• Offered by Crawford School of Public Policy
  • ANU College ANU College of Asia and the Pacific
  • Classification Advanced
  • Course subject International and Developmental Economics
  • Areas of interest Economics
  • Academic career PGRD
  • Mode of delivery In Person
  • Offered in Second Semester 2017
    See Future Offerings

The course deals with the principal issues of economic development, with the objective of preparing students for advanced study and policy-oriented research in this subject area.  Emphasis will be on economy-wide aspects of economic development, with special references to international dimensions of national development policy making.  The basic approach is to present the relevant theory, examine the empirical validity of alternative models and draw out their policy implications.  Major policy issues are discussed with illustrations from actual experiences in selected developing countries.  As an integral part of the course, an attempt will be made to train students to collect and interpret data on developing economies. The course is intended for students in the Master of International and Development Economics or the Master of Public Policy.

Learning Outcomes

Upon successful completion, students will have the knowledge and skills to:

The purpose of the course is to introduce students to the wide-ranging policy issues and theories in development economics. On satisfying the requirements for this course, students will have the knowledge and skills to critically evaluate economic problems of developing countries and to effectively participate in the contemporary policy debate on development priorities and policy reforms in these countries.  It is hoped that the course will help students in defining topics for their doctoral research.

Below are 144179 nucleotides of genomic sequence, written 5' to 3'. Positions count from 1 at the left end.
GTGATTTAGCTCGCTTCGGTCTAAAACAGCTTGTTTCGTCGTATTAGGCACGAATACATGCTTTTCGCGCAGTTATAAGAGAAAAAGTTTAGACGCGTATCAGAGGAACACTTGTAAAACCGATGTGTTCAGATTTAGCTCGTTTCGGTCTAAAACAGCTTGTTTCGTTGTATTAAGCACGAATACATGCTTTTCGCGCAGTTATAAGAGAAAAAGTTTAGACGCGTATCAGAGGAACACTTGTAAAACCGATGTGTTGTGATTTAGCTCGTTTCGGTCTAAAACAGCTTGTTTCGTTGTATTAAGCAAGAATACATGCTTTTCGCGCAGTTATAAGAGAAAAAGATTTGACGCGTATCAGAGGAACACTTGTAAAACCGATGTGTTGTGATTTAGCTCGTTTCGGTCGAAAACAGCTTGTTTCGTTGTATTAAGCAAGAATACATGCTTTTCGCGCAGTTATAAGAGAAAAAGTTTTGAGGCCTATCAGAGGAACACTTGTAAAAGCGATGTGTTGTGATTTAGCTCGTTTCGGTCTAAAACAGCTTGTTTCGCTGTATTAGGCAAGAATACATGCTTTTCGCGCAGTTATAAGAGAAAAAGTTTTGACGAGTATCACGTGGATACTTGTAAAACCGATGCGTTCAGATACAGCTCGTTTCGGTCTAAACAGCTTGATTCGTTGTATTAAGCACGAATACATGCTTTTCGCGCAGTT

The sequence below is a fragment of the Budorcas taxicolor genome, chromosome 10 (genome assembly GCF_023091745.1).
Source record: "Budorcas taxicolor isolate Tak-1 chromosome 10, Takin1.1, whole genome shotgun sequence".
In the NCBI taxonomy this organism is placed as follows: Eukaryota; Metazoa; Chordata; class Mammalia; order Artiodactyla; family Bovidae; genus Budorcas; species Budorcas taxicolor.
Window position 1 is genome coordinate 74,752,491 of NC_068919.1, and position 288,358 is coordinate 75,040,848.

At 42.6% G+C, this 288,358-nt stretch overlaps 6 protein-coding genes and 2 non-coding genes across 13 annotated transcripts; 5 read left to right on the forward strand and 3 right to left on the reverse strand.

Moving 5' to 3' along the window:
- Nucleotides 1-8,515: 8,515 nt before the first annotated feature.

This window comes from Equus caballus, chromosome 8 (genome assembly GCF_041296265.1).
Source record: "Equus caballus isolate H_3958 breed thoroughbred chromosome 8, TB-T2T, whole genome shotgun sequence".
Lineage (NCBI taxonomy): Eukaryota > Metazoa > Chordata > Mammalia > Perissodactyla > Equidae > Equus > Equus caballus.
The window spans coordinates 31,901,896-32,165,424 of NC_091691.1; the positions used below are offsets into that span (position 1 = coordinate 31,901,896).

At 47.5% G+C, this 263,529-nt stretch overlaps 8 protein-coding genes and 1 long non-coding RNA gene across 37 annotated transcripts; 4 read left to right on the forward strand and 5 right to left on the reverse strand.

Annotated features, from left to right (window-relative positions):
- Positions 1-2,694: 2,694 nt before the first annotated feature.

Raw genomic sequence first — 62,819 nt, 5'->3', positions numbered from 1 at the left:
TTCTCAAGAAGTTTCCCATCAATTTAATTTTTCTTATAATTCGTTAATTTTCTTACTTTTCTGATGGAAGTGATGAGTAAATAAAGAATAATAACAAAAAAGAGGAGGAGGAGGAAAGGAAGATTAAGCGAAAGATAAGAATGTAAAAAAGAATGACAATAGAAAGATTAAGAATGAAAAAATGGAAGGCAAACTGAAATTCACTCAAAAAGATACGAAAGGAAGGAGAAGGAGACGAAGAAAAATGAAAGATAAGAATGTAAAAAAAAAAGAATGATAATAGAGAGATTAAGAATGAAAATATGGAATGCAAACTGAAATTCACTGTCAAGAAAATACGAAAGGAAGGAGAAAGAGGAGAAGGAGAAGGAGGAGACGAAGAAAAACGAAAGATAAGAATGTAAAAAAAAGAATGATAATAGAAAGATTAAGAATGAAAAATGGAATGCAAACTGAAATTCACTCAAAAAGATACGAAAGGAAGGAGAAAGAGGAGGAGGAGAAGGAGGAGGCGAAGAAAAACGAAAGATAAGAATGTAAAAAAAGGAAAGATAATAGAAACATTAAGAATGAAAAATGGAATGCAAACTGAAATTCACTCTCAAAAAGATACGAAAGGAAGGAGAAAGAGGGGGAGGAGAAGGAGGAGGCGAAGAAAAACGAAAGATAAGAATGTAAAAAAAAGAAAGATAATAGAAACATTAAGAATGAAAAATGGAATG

Other Information

Course Outline

Week 1:           Economic development: concept and measurement

Week 2:           Growth, development and poverty: a historical overview

Week 3:           Economics of growth and development

Week 4:           Economics of growth and development (continued)

Week 5:           Agriculture and rural development

Week 6:           Industrialization

Week 7:           Population dynamics, employment and labour mobility

Week 8:           Domestic financing of economic development: saving and financial intermediation

Week 9:           Globalization and economic development   foreign trade

Week 10:         Globalization and economic development:  foreign direct investment and

                       multinational enterprises

Week 11:         Globalization and economic development foreign aid and commercial lending

Week 12:         Managing an open developing economy:   exchange rate and balance of payments policy

Week 13          Political economy and economic reform

Indicative Assessment

Mid-Semester Examination 25%, Review essay 25%, Final Examination 50%